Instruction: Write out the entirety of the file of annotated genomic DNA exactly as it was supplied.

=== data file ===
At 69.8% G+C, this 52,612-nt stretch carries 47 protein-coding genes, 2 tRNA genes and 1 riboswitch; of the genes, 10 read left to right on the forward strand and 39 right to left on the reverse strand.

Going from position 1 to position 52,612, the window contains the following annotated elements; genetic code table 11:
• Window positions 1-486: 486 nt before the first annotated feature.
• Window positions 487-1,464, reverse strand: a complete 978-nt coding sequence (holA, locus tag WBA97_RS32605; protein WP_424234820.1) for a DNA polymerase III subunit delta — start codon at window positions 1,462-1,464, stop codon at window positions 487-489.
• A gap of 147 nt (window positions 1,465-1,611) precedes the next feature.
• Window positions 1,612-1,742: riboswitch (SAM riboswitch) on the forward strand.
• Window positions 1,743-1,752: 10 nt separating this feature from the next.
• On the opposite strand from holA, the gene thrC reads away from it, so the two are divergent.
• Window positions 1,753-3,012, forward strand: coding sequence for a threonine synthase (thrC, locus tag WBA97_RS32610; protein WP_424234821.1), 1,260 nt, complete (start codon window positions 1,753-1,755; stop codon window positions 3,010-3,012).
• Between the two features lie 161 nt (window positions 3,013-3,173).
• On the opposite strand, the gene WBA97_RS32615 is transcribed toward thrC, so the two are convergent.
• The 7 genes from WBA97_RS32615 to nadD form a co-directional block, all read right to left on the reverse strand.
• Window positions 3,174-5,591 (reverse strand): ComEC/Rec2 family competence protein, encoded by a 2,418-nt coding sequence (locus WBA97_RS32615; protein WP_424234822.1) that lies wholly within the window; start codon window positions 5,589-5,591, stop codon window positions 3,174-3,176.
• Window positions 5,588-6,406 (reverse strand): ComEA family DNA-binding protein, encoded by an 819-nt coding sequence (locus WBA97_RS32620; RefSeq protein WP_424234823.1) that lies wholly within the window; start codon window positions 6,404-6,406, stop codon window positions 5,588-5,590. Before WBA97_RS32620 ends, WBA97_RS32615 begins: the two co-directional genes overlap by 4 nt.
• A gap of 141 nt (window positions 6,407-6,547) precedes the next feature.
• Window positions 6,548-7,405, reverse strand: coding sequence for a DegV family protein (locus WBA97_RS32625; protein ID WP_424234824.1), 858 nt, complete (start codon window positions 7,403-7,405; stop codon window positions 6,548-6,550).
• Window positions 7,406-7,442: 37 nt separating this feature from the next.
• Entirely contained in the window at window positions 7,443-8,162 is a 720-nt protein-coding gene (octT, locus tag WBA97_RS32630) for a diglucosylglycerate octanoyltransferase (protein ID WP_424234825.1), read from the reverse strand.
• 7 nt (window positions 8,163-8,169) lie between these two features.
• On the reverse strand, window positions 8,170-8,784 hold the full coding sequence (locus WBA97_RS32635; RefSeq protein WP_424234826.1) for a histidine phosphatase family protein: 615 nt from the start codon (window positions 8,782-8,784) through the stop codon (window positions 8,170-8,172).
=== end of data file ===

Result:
At 69.8% G+C, this 52,612-nt stretch carries 47 protein-coding genes, 2 tRNA genes and 1 riboswitch; of the genes, 10 read left to right on the forward strand and 39 right to left on the reverse strand.

Going from position 1 to position 52,612, the window contains the following annotated elements; genetic code table 11:
• Window positions 1-486: 486 nt before the first annotated feature.
• Window positions 487-1,464, reverse strand: a complete 978-nt coding sequence (holA, locus tag WBA97_RS32605; protein WP_424234820.1) for a DNA polymerase III subunit delta — start codon at window positions 1,462-1,464, stop codon at window positions 487-489.
• A gap of 147 nt (window positions 1,465-1,611) precedes the next feature.
• Window positions 1,612-1,742: riboswitch (SAM riboswitch) on the forward strand.
• Window positions 1,743-1,752: 10 nt separating this feature from the next.
• On the opposite strand from holA, the gene thrC reads away from it, so the two are divergent.
• Window positions 1,753-3,012, forward strand: coding sequence for a threonine synthase (thrC, locus tag WBA97_RS32610; protein WP_424234821.1), 1,260 nt, complete (start codon window positions 1,753-1,755; stop codon window positions 3,010-3,012).
• Between the two features lie 161 nt (window positions 3,013-3,173).
• On the opposite strand, the gene WBA97_RS32615 is transcribed toward thrC, so the two are convergent.
• The 7 genes from WBA97_RS32615 to nadD form a co-directional block, all read right to left on the reverse strand.
• Window positions 3,174-5,591 (reverse strand): ComEC/Rec2 family competence protein, encoded by a 2,418-nt coding sequence (locus WBA97_RS32615; protein WP_424234822.1) that lies wholly within the window; start codon window positions 5,589-5,591, stop codon window positions 3,174-3,176.
• Window positions 5,588-6,406 (reverse strand): ComEA family DNA-binding protein, encoded by an 819-nt coding sequence (locus WBA97_RS32620; RefSeq protein WP_424234823.1) that lies wholly within the window; start codon window positions 6,404-6,406, stop codon window positions 5,588-5,590. Before WBA97_RS32620 ends, WBA97_RS32615 begins: the two co-directional genes overlap by 4 nt.
• A gap of 141 nt (window positions 6,407-6,547) precedes the next feature.
• Window positions 6,548-7,405, reverse strand: coding sequence for a DegV family protein (locus WBA97_RS32625; protein ID WP_424234824.1), 858 nt, complete (start codon window positions 7,403-7,405; stop codon window positions 6,548-6,550).
• Window positions 7,406-7,442: 37 nt separating this feature from the next.
• Entirely contained in the window at window positions 7,443-8,162 is a 720-nt protein-coding gene (octT, locus tag WBA97_RS32630) for a diglucosylglycerate octanoyltransferase (protein ID WP_424234825.1), read from the reverse strand.
• 7 nt (window positions 8,163-8,169) lie between these two features.
• On the reverse strand, window positions 8,170-8,784 hold the full coding sequence (locus WBA97_RS32635; RefSeq protein WP_424234826.1) for a histidine phosphatase family protein: 615 nt from the start codon (window positions 8,782-8,784) through the stop codon (window positions 8,170-8,172).